According to A. Katauskas, increasing pressure from educators and healthcare staff, who joined them, has left no other choice than to react, especially with criticism starting to turn toward S. Skvernelis himself.
“The pressure rose sharply for the prime minister and his team last week, especially during the weekend, when healthcare staff joined the strike. It was clear that the prime minister will be forced to react – people started to place focus on the prime minister himself instead of the minister. We can recall a statement by the Trade Union Confederation that the minister does not have the authority and negotiations must be held with others. The prime minister maintained distance for a time, however he could no longer stand aside,” A. Katauskas explained one of the reasons for sacrificing the ministers.
Secondly, the public relations expert notes, the ministers were rated rather poorly by the public and had been embroiled in various scandals, which began to harm the cabinet’s ratings in general.
Prime minister will not escape responsibility
According to A. Katauskas, eventually S. Skvernelis will be forced to take responsibility, especially if the protesting social groups do not stand down.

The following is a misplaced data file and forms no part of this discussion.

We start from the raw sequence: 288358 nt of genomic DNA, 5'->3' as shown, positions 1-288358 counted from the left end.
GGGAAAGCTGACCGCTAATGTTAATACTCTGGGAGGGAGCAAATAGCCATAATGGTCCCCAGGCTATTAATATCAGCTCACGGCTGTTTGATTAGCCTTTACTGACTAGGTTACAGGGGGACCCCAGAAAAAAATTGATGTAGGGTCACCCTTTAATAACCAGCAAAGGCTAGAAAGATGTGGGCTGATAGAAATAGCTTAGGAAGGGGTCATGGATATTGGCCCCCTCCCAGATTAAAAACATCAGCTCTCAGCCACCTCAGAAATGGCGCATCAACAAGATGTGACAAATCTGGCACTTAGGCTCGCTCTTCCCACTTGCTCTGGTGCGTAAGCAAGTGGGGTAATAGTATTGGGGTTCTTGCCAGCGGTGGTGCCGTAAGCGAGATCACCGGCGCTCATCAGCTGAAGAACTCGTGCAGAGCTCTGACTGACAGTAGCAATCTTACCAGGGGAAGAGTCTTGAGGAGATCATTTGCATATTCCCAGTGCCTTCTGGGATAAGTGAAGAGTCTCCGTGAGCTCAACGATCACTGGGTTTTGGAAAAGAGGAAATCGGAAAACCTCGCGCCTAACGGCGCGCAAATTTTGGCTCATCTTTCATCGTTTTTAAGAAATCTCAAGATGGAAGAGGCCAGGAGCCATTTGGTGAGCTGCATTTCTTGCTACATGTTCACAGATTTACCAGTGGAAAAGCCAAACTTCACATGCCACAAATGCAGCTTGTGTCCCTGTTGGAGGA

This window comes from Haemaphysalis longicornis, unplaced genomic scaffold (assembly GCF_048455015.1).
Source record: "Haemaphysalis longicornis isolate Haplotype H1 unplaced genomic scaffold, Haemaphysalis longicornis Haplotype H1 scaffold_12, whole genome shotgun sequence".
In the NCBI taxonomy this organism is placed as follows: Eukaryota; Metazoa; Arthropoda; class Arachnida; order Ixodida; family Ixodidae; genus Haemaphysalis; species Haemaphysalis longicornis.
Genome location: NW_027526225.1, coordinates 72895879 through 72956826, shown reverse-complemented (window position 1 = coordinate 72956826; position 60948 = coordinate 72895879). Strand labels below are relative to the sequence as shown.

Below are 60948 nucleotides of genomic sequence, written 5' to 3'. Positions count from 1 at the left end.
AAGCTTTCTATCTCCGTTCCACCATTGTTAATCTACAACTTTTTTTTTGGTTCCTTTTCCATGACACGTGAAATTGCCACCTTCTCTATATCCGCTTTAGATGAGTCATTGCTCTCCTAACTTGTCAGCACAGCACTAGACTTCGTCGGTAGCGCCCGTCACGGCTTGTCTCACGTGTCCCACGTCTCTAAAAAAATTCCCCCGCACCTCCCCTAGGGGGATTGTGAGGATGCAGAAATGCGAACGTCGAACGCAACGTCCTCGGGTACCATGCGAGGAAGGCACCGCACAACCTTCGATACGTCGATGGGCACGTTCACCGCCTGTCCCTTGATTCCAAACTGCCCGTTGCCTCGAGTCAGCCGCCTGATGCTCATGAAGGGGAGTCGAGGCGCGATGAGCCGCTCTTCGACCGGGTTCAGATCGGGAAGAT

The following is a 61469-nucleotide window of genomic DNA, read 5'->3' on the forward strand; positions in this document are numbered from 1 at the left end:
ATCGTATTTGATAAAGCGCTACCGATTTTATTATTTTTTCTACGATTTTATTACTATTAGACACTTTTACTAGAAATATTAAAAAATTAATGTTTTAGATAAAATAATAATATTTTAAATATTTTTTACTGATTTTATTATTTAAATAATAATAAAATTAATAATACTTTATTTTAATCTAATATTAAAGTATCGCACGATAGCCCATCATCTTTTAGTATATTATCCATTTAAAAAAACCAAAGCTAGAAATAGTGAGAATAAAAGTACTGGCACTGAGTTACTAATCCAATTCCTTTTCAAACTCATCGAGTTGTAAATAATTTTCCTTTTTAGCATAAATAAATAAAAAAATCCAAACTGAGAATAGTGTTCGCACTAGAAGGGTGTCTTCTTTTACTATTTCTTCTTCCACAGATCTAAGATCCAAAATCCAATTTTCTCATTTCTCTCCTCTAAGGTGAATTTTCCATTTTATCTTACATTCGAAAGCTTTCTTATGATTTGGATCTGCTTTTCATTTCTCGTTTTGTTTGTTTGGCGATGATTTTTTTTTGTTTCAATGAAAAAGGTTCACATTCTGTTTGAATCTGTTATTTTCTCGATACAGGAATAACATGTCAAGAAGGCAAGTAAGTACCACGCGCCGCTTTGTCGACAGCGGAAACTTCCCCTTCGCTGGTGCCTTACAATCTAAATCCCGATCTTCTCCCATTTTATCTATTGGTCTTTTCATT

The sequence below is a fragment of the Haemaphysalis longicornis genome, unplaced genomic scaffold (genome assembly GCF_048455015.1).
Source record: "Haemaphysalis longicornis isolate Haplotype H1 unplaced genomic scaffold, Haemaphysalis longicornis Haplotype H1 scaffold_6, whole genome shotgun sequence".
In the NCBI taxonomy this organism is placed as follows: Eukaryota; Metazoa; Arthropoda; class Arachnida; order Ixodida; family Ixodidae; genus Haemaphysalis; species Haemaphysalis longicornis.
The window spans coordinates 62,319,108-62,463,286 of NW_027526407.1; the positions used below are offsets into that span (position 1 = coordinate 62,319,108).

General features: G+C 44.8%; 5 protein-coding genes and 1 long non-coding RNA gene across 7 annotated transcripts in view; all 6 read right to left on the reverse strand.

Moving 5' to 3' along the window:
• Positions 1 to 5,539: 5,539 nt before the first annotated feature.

“By removing the ministers, the prime minister won some time and distance from the problem, however it is only a temporary solution, especially if all social groups and especially educators do not back down, the prime minister will have to place the target of criticism on himself. Soon we will start questioning not ministers, but S. Skvernelis himself,” he says.
Former vice Minister of Education Nerija Putinaitė also noted that the cabinet should take responsibility on her Facebook profile.
“Today’s decision by the prime minister and his arguments show that today is a day of loss for teachers. There is no one left to negotiate with. We no longer have anyone to take responsibility. The minister is gone, but the wage payment problems remain. The government “programme” remains. Which new minister will want to understand the problems and resolve the situation? None because the point isn’t the minister, but the government programme,” philosopher and political figure N. Putinaitė stated.
According to her, the entire cabinet should take responsibility because Minister Jurgita Petrauskienė did adhere consistently to the government programme.
“I doubt that the minister was personally convinced in the correctness of the change. But she implemented the “programme”. This probably was a personal mistake as well.
What is most disappointing about the cabinet is that the ministers aren’t viewed as individuals, who understand the area they manage. They are simply marionettes, instruments for implementing the “programme”. They cannot have a personal opinion, a personal agenda. If they do have it, they become unsuitable. Those, who do not have it, are left alone with the responsibility,” N. Putinaitė states.